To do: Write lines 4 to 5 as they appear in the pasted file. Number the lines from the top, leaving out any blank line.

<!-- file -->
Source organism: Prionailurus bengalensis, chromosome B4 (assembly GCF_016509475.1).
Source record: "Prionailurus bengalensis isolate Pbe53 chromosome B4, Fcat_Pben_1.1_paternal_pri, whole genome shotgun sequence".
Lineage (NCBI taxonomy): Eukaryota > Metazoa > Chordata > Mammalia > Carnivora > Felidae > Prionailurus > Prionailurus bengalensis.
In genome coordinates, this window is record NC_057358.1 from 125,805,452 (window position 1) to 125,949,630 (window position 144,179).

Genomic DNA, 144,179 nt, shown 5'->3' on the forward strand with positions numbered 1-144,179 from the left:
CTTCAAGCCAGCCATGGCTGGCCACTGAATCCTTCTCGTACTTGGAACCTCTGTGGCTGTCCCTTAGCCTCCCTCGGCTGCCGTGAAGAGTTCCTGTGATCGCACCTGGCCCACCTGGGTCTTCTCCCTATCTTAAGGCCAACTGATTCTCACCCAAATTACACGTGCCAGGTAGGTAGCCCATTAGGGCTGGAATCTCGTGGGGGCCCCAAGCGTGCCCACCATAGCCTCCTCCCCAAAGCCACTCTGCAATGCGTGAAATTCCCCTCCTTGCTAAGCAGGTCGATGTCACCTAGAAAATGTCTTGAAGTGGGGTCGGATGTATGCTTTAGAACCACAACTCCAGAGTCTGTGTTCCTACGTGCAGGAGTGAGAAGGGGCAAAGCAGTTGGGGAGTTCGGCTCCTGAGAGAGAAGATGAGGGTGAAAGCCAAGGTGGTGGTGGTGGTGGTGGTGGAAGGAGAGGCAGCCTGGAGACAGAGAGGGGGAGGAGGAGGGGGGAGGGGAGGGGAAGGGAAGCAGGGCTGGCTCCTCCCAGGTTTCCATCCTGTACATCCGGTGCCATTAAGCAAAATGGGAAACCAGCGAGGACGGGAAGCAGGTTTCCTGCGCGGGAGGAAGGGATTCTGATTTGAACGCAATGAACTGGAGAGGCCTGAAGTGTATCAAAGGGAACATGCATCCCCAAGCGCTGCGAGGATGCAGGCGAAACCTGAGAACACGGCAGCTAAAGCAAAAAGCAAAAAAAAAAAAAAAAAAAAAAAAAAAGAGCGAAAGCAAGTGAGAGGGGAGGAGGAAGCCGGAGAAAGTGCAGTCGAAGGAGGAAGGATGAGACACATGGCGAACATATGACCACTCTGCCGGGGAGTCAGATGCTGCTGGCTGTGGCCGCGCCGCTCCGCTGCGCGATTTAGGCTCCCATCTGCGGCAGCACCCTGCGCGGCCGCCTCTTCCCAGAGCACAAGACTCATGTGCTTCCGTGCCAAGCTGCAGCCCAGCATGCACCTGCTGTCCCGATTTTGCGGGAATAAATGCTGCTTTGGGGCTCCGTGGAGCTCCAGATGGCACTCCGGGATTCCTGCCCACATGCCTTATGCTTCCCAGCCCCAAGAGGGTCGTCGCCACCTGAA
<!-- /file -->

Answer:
In genome coordinates, this window is record NC_057358.1 from 125,805,452 (window position 1) to 125,949,630 (window position 144,179).

Genomic DNA, 144,179 nt, shown 5'->3' on the forward strand with positions numbered 1-144,179 from the left: